From start to finish, the predatory cycle took about three to
The predator’s speed may be what gave it the edge over the
infection, Mostowy says. B. bacteriovorus attacks fast, chipping
away at the pathogens until the infection is reduced to a level
that the immune system can handle. “Otherwise there are too
many bacteria and the immune system would be overwhelmed,”
he says. “We’re putting a shocking amount of Shigella, 50,000
bacteria, into the fish.”
Within 48 hours, S. flexneri levels dropped 98 percent in the
surviving fish, from 50,000 to 1,000.
The immune cells also cleared nearly all the B. bacteriovorus
predators from the fish. The predators had enough time to
attack the infection before being targeted by the immune system themselves, creating an ideal treatment window. Even if
the host’s immune system hadn’t attacked the predators, once
the bacteria are gone, Willis says, the predators are out of food.
Unable to replicate, they eventually die off.
A clean sweep
Predatory bacteria are efficient in more ways than one. They’re
not just good killers — they eliminate the evidence too.
Typical antibiotic treatments don’t target a bacterium’s DNA,
so they are likely to leave pieces of the bacterial body behind.
That’s like killing a few bandits, but leaving their weapons so
the next invaders can easily arm themselves for a new attack.
This could be one way that multidrug resistance evolves,
Mitchell says. For example, penicillin will kill all bacteria that
aren’t resistant to the drug. The surviving bacteria can swim
through the aftermath of the antibiotic attack and grab genes
from their fallen comrades to incorporate into their own
genomes. The destroyed bacteria may have had a resistance
gene to a different antibiotic, say, vancomycin. Now you have
bacteria that are resistant to both penicillin and vancomycin.
Predatory bacteria, on the other hand, “decimate the
genome” of their prey, Mitchell says. They don’t just kill the
bandit, they melt down all the DNA weapons so no pathogens
can use them. In one experiment that has yet to be published,
B. bacteriovorus almost completely ate up the genetic material of a bacterial colony within two hours — showing itself as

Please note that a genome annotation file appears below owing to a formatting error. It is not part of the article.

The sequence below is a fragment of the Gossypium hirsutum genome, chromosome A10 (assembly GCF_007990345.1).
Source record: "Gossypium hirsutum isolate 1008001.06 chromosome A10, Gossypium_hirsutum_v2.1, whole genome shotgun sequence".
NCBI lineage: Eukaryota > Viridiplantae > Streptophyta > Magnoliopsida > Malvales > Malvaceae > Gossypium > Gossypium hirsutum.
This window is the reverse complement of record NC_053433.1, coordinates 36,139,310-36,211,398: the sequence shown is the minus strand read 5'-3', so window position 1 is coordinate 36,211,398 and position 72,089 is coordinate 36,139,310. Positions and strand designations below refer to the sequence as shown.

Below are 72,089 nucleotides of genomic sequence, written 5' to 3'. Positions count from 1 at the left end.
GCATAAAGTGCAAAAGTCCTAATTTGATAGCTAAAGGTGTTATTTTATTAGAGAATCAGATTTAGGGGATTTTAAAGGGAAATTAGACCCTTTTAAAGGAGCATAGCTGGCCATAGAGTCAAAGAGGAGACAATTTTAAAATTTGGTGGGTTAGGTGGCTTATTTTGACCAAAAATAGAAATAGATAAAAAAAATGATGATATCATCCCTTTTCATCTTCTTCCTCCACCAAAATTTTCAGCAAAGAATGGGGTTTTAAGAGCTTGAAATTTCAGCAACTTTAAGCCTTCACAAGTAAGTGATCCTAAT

a fast-acting predator that could prevent bacterial genes from
falling into the wrong hands.
On top of that, even if pathogenic bacteria mutate, a common way they pick up new forms of resistance, they aren’t
protected from predation. Resistance to predation hasn’t
been reported in lab experiments since B. bacteriovorus
was discovered in 1962, Mitchell says. Researchers don’t think
there’s a single pathway or gene in a prey bacterium that the
predator targets. Instead, B. bacteriovorus seem to use sheer
force to break in. “It’s kind of like cracking an egg with a
hammer,” Kadouri says. That’s not exactly something bacteria
can mutate to protect themselves against.
Some bacteria manage to band together and cover them-
selves with a kind of built-in biological shield, which offers
protection against antibiotics. But for predatory bacteria, the
shield is more of a welcome mat.
Going after the gram-positives
When bacteria cluster together on a surface, whether in your
body, on a countertop or on a medical instrument, they can
form a biofilm. The thick, slimy shield helps microbes withstand antibiotic attacks because the drugs have difficulty
penetrating the slime. Antibiotics usually act on fast-growing
bacteria, but within a biofilm, bacteria are sluggish and dormant, making antibiotics less effective, Kadouri says.
But to predatory bacteria, a biofilm is like Jell-O — a tasty
snack that’s easy to swallow. Once inside, B. bacteriovorus
spreads like wildfire because its prey are now huddled together
as confined targets. “It’s like putting zebras and a lion in a
restaurant and closing the door and seeing what happens,”
Kadouri says. For the zebras, “it can’t end well.”
Kadouri’s lab has shown repeatedly that predatory bacte-
ria effectively eat away biofilms that protect gram-negative
bacteria, and are in fact more efficient at killing bacteria within
Gram-positive bacteria cloak themselves in biofilms too. In
2014 in Scientific Reports, Mitchell and his team reported finding a way to use Bdellovibrio to weaken gram-positive bacteria,
turning their protective shield against them and perhaps helping antibiotics do their job.
The discovery comes from studies of one naturally occurring B. bacteriovorus mutant with extra-scary spit. The
mutant isn’t predatory. Instead of eating a prey’s DNA to make
its own, it can grow and replicate like a normal bacterial colony. As it grows, it produces especially destructive enzymes.
Zebrafish cleanup Left unchecked, injected Shigella flexneri
bacteria (green) quickly spread through a zebrafish’s hindbrain (top). In
fish treated with Bdellovibrio (red) within 90 minutes of the S. flexneri
injection, the bulk of the infectious bacteria was gone within 18 hours
(bottom, far right).
Shigella plus saline
Shigella plus Bdellovibrio